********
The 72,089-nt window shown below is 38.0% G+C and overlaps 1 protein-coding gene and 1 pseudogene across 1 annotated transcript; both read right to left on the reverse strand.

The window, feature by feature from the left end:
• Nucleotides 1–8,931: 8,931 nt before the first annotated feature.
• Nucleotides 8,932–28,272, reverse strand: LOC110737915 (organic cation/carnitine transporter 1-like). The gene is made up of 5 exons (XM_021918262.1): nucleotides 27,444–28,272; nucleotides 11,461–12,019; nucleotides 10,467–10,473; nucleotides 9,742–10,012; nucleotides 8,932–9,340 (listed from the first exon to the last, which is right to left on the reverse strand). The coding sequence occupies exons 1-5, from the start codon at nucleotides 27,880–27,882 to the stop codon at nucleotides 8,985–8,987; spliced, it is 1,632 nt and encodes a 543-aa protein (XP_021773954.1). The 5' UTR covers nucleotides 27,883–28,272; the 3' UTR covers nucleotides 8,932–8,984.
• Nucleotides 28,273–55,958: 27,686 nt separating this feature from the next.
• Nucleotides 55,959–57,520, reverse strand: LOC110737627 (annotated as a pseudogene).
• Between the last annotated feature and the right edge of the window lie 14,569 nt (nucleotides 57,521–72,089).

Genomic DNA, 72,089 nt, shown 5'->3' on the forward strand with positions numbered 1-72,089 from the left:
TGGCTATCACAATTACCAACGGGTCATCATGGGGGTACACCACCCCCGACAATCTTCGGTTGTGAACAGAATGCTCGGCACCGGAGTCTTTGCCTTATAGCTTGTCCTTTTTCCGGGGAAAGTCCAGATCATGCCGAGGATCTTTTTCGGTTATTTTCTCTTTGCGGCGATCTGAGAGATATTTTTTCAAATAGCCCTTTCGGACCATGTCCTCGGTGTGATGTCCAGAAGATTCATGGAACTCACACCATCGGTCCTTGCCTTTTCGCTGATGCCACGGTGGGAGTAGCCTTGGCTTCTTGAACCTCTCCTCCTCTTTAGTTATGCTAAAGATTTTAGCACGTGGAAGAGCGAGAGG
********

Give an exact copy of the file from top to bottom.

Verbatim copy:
The 72,089-nt window shown below is 38.0% G+C and overlaps 1 protein-coding gene and 1 pseudogene across 1 annotated transcript; both read right to left on the reverse strand.

The window, feature by feature from the left end:
• Nucleotides 1–8,931: 8,931 nt before the first annotated feature.
• Nucleotides 8,932–28,272, reverse strand: LOC110737915 (organic cation/carnitine transporter 1-like). The gene is made up of 5 exons (XM_021918262.1): nucleotides 27,444–28,272; nucleotides 11,461–12,019; nucleotides 10,467–10,473; nucleotides 9,742–10,012; nucleotides 8,932–9,340 (listed from the first exon to the last, which is right to left on the reverse strand). The coding sequence occupies exons 1-5, from the start codon at nucleotides 27,880–27,882 to the stop codon at nucleotides 8,985–8,987; spliced, it is 1,632 nt and encodes a 543-aa protein (XP_021773954.1). The 5' UTR covers nucleotides 27,883–28,272; the 3' UTR covers nucleotides 8,932–8,984.
• Nucleotides 28,273–55,958: 27,686 nt separating this feature from the next.
• Nucleotides 55,959–57,520, reverse strand: LOC110737627 (annotated as a pseudogene).
• Between the last annotated feature and the right edge of the window lie 14,569 nt (nucleotides 57,521–72,089).

Genomic DNA, 72,089 nt, shown 5'->3' on the forward strand with positions numbered 1-72,089 from the left:
TGGCTATCACAATTACCAACGGGTCATCATGGGGGTACACCACCCCCGACAATCTTCGGTTGTGAACAGAATGCTCGGCACCGGAGTCTTTGCCTTATAGCTTGTCCTTTTTCCGGGGAAAGTCCAGATCATGCCGAGGATCTTTTTCGGTTATTTTCTCTTTGCGGCGATCTGAGAGATATTTTTTCAAATAGCCCTTTCGGACCATGTCCTCGGTGTGATGTCCAGAAGATTCATGGAACTCACACCATCGGTCCTTGCCTTTTCGCTGATGCCACGGTGGGAGTAGCCTTGGCTTCTTGAACCTCTCCTCCTCTTTAGTTATGCTAAAGATTTTAGCACGTGGAAGAGCGAGAGG